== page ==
NEW YORK — Summer is just around the corner, and you don’t want to be seen with the friends you acquired during the winter — Bobby Backfat and Sally Sparetire — still hanging around.
While many of us have been taking advantage of sweater weather by indulging at the dinner table, the beginning of a balmy summer season is only weeks away. But just a couple of exercises done in a circuit every day can help you tone up and shed winter bloat in time for swimsuit season.
We asked them to come up with movements tailored for male and female problem areas respectively, however Tucker and Kaplan emphasize that all of the moves are great for anyone of either gender trying to get in shape.
While the moves target specific problem spots — thighs and glutes for women, lower abdomen for men — Kaplan says that the most successful toning and weight loss strategy is to do a whole body workout that’s coupled with a nutritious diet.
“There are areas that people want to improve and they usually only work on those areas, but the truth is, if you’re actually looking to tighten and tone, you have to work the whole body,” Kaplan says. “There’s no such thing as spot reduction. It’s a myth.”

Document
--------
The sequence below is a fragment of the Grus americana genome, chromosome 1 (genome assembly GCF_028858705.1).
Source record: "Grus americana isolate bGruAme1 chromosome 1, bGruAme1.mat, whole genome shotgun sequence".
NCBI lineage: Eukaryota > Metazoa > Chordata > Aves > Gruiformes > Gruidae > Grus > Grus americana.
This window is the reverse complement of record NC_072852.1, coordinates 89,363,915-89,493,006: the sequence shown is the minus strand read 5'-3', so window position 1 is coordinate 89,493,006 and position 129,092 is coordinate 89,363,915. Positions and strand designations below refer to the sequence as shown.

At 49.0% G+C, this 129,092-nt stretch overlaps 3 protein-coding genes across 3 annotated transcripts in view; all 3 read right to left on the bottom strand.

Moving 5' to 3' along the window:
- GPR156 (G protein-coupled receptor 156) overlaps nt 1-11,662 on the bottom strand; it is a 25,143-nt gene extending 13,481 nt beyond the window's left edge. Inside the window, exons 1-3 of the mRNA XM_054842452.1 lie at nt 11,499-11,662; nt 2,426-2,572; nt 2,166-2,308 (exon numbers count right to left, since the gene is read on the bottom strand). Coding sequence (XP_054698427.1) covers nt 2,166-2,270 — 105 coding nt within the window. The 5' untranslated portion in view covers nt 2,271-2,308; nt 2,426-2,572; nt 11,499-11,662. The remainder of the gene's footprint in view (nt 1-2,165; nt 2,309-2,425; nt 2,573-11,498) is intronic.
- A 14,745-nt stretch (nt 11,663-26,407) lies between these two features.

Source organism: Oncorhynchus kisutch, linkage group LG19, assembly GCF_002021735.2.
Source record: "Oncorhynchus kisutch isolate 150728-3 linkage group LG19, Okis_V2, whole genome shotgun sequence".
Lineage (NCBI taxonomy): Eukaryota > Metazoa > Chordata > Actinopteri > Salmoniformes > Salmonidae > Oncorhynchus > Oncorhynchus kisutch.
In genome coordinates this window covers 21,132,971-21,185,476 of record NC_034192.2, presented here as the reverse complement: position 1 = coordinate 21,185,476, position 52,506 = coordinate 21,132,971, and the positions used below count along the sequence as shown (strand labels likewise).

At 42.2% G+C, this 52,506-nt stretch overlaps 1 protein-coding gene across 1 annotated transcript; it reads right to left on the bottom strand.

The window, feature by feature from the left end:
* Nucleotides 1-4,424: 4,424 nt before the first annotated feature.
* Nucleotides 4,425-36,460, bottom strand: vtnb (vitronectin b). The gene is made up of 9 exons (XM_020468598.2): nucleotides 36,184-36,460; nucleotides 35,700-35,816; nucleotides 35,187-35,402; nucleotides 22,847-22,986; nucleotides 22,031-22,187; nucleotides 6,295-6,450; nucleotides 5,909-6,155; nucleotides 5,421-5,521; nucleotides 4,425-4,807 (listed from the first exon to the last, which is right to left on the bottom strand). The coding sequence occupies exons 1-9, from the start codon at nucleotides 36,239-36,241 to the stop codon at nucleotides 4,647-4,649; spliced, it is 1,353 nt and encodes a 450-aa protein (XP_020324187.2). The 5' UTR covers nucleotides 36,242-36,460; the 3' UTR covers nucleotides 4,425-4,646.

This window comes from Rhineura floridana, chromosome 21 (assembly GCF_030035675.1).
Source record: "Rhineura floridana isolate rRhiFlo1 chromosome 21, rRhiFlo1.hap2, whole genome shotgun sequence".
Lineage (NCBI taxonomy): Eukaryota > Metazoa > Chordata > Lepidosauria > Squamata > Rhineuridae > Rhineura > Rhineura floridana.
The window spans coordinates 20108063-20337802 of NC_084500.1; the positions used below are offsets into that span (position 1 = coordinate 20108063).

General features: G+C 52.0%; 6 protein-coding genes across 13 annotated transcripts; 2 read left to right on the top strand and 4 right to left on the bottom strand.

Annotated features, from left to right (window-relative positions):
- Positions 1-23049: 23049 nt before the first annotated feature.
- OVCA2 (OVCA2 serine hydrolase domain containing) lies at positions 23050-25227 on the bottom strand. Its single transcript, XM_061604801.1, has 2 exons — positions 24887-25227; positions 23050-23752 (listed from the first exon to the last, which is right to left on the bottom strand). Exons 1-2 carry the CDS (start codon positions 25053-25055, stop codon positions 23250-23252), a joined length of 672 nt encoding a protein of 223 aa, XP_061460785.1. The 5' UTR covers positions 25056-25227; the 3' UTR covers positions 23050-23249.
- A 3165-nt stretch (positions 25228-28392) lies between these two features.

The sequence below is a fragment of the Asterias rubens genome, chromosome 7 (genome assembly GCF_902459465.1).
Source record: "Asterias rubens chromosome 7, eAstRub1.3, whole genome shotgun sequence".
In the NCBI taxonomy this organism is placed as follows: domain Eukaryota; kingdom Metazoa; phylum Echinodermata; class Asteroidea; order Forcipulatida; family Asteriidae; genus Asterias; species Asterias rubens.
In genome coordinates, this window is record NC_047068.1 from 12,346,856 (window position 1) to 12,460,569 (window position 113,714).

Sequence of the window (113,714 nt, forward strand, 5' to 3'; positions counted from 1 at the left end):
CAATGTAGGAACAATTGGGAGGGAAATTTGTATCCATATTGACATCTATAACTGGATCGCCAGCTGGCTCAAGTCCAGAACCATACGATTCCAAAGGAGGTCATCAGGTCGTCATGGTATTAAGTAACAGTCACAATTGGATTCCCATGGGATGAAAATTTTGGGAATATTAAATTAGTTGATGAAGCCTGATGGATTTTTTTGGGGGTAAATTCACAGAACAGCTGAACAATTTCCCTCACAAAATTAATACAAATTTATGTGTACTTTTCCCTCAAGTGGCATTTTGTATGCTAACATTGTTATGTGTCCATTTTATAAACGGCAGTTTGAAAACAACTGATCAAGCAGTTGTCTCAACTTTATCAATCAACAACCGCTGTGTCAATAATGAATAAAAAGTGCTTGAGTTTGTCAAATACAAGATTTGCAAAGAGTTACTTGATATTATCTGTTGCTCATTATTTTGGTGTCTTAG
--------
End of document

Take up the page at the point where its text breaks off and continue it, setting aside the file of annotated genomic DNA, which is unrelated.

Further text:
Be sure to work at your own personal level of difficulty when performing the exercises. Stop when you can no longer hold the form of the pose.
Below is a look at the exercise routine tailored to common female body concerns, designed by Tucker. Kaplan, a CHEK Practitioner Level 1, offers his routine for common male body issues.
(SEE SLIDESHOW FOR FULL WORKOUT)
Whitney Tucker presents five moves that women (and men) can do to make their bodies beach-ready.
Pelvic Lift on Ball — Take your average crunch and amplify the full-body benefit of it by balancing both feet on a medicine ball or something comparable to it. Keeping your shoulders on the ground, lift up your pelvis, keeping a straight spine. Raise one knee from a 90-degree angle and hold the pose. Replace the lifted foot on the ball and raise the opposite leg in the same manner. This exercise not only tones the core but also works out the glutes, calves, hamstrings and the posterior body.